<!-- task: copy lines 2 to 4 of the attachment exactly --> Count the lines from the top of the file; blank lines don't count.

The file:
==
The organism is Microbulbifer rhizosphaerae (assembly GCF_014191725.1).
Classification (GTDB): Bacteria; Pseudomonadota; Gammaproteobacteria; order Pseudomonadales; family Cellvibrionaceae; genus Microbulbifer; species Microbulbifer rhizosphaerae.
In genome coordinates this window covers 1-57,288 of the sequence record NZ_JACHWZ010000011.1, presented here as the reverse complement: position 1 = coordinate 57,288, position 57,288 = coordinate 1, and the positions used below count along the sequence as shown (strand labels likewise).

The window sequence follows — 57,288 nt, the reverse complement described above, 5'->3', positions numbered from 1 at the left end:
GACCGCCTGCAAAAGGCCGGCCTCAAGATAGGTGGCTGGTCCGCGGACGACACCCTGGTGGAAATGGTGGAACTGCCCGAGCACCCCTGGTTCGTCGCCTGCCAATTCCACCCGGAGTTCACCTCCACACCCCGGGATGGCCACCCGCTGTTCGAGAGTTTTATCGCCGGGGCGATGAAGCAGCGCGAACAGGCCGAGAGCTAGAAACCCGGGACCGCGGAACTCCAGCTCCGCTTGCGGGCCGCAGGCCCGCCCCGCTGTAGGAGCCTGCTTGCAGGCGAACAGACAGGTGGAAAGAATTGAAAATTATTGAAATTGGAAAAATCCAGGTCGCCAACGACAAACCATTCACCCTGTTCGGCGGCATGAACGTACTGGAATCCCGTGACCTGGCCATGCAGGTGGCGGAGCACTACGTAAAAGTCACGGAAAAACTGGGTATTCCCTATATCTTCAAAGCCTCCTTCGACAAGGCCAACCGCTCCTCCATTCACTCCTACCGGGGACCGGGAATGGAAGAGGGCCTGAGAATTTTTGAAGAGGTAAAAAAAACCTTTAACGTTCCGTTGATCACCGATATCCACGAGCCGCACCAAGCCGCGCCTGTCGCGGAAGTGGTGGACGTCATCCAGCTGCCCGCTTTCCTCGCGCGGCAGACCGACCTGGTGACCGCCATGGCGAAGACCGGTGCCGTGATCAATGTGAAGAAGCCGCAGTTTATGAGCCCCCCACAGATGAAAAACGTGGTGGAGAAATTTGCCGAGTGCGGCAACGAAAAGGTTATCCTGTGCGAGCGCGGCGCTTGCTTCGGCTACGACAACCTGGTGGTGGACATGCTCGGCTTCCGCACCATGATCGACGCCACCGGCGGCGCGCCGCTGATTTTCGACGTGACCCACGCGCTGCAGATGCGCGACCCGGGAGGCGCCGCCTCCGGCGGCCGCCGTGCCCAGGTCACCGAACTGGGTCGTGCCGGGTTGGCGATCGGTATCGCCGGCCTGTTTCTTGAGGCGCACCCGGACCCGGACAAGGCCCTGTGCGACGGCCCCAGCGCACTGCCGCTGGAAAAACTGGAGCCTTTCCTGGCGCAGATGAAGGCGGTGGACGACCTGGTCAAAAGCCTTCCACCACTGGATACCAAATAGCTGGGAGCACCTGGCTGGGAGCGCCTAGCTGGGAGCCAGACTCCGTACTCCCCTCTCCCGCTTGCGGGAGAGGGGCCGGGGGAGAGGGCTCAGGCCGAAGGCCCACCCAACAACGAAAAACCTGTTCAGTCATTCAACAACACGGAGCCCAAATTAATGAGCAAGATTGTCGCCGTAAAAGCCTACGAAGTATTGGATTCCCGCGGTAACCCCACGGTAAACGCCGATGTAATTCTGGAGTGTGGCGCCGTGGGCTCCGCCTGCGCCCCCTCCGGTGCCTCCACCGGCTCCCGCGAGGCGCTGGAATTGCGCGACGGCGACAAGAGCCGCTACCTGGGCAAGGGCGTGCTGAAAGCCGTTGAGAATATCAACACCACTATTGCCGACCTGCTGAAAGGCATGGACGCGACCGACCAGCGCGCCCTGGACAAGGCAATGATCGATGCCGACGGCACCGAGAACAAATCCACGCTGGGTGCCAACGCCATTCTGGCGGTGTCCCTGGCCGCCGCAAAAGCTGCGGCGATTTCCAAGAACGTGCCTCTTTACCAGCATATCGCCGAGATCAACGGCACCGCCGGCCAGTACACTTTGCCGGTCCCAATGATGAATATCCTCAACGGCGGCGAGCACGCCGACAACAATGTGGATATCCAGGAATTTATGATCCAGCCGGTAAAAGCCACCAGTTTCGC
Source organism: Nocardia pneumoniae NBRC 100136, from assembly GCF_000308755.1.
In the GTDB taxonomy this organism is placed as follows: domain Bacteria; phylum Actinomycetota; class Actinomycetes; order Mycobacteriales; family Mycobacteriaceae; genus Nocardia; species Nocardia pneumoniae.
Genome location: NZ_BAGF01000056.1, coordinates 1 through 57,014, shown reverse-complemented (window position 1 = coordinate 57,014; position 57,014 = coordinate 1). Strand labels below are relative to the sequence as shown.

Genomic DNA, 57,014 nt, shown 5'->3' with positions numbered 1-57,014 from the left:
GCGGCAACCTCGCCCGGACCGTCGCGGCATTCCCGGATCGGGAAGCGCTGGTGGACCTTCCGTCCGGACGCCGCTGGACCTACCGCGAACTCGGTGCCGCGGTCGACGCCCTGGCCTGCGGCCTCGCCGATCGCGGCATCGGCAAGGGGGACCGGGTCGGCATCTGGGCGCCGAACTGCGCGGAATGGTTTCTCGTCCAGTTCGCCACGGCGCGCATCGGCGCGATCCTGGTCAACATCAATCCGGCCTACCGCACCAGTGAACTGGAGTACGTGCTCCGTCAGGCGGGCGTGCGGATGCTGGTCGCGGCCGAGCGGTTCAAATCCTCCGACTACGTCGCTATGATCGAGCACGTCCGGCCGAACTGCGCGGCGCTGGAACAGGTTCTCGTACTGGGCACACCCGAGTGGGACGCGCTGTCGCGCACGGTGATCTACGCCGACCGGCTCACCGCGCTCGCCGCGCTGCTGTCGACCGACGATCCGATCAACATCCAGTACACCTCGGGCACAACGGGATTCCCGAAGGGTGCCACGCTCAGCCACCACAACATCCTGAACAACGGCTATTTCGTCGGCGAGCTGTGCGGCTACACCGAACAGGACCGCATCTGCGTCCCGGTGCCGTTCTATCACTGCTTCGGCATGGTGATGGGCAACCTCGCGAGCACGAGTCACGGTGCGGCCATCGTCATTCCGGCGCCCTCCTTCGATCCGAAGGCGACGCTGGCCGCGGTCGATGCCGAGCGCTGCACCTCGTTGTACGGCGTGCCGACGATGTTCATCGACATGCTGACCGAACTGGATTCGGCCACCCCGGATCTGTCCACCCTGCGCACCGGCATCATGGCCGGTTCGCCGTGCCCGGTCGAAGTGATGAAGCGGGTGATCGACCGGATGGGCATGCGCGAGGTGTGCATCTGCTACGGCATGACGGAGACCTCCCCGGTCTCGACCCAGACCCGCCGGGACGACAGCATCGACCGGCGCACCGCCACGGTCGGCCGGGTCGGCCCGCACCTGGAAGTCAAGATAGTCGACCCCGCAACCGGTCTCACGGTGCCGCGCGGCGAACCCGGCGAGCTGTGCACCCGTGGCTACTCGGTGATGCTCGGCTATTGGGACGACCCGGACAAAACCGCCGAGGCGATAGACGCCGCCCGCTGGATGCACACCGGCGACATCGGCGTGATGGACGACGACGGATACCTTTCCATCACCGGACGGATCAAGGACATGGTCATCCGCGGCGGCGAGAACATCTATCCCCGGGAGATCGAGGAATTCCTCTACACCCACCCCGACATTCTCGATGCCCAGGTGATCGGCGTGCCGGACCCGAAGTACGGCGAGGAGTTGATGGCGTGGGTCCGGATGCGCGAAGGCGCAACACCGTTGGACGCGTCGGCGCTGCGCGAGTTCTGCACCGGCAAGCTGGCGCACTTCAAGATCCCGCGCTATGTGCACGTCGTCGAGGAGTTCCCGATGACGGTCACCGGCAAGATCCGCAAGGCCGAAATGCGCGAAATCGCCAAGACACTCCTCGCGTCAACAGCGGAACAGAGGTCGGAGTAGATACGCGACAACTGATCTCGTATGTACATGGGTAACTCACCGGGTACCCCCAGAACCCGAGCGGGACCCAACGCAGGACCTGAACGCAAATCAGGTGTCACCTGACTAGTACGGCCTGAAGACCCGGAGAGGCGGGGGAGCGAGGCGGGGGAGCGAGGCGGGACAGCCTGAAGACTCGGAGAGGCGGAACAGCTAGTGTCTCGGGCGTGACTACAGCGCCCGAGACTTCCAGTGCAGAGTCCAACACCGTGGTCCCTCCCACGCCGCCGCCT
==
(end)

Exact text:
Classification (GTDB): Bacteria; Pseudomonadota; Gammaproteobacteria; order Pseudomonadales; family Cellvibrionaceae; genus Microbulbifer; species Microbulbifer rhizosphaerae.
In genome coordinates this window covers 1-57,288 of the sequence record NZ_JACHWZ010000011.1, presented here as the reverse complement: position 1 = coordinate 57,288, position 57,288 = coordinate 1, and the positions used below count along the sequence as shown (strand labels likewise).

The window sequence follows — 57,288 nt, the reverse complement described above, 5'->3', positions numbered from 1 at the left end: